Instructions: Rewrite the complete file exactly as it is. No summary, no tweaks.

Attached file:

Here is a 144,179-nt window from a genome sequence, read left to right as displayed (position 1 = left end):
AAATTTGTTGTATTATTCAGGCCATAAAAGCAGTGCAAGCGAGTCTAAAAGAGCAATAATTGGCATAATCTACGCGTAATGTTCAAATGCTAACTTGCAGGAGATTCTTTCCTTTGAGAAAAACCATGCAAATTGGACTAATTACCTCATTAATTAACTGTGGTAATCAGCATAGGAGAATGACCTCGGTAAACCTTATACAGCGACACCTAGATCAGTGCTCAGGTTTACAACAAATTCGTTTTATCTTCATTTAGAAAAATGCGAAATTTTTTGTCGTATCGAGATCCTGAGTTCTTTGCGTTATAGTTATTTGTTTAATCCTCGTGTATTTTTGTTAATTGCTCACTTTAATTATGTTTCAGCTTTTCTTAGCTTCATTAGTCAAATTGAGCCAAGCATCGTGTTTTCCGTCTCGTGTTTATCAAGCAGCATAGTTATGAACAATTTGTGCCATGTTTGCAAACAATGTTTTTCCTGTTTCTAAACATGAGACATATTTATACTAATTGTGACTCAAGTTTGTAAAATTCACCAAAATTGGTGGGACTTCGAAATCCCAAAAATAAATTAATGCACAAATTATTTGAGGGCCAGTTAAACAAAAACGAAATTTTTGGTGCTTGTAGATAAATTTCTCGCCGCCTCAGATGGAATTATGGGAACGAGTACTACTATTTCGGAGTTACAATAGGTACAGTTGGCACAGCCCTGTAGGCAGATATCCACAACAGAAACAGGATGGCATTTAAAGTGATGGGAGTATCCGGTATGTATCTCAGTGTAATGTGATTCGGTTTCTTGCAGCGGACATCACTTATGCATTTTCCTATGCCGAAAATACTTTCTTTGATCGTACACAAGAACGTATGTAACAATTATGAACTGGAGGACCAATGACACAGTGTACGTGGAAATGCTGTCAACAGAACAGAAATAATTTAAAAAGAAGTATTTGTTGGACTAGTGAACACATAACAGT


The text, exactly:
Here is a 144,179-nt window from a genome sequence, read left to right as displayed (position 1 = left end):
AAATTTGTTGTATTATTCAGGCCATAAAAGCAGTGCAAGCGAGTCTAAAAGAGCAATAATTGGCATAATCTACGCGTAATGTTCAAATGCTAACTTGCAGGAGATTCTTTCCTTTGAGAAAAACCATGCAAATTGGACTAATTACCTCATTAATTAACTGTGGTAATCAGCATAGGAGAATGACCTCGGTAAACCTTATACAGCGACACCTAGATCAGTGCTCAGGTTTACAACAAATTCGTTTTATCTTCATTTAGAAAAATGCGAAATTTTTTGTCGTATCGAGATCCTGAGTTCTTTGCGTTATAGTTATTTGTTTAATCCTCGTGTATTTTTGTTAATTGCTCACTTTAATTATGTTTCAGCTTTTCTTAGCTTCATTAGTCAAATTGAGCCAAGCATCGTGTTTTCCGTCTCGTGTTTATCAAGCAGCATAGTTATGAACAATTTGTGCCATGTTTGCAAACAATGTTTTTCCTGTTTCTAAACATGAGACATATTTATACTAATTGTGACTCAAGTTTGTAAAATTCACCAAAATTGGTGGGACTTCGAAATCCCAAAAATAAATTAATGCACAAATTATTTGAGGGCCAGTTAAACAAAAACGAAATTTTTGGTGCTTGTAGATAAATTTCTCGCCGCCTCAGATGGAATTATGGGAACGAGTACTACTATTTCGGAGTTACAATAGGTACAGTTGGCACAGCCCTGTAGGCAGATATCCACAACAGAAACAGGATGGCATTTAAAGTGATGGGAGTATCCGGTATGTATCTCAGTGTAATGTGATTCGGTTTCTTGCAGCGGACATCACTTATGCATTTTCCTATGCCGAAAATACTTTCTTTGATCGTACACAAGAACGTATGTAACAATTATGAACTGGAGGACCAATGACACAGTGTACGTGGAAATGCTGTCAACAGAACAGAAATAATTTAAAAAGAAGTATTTGTTGGACTAGTGAACACATAACAGT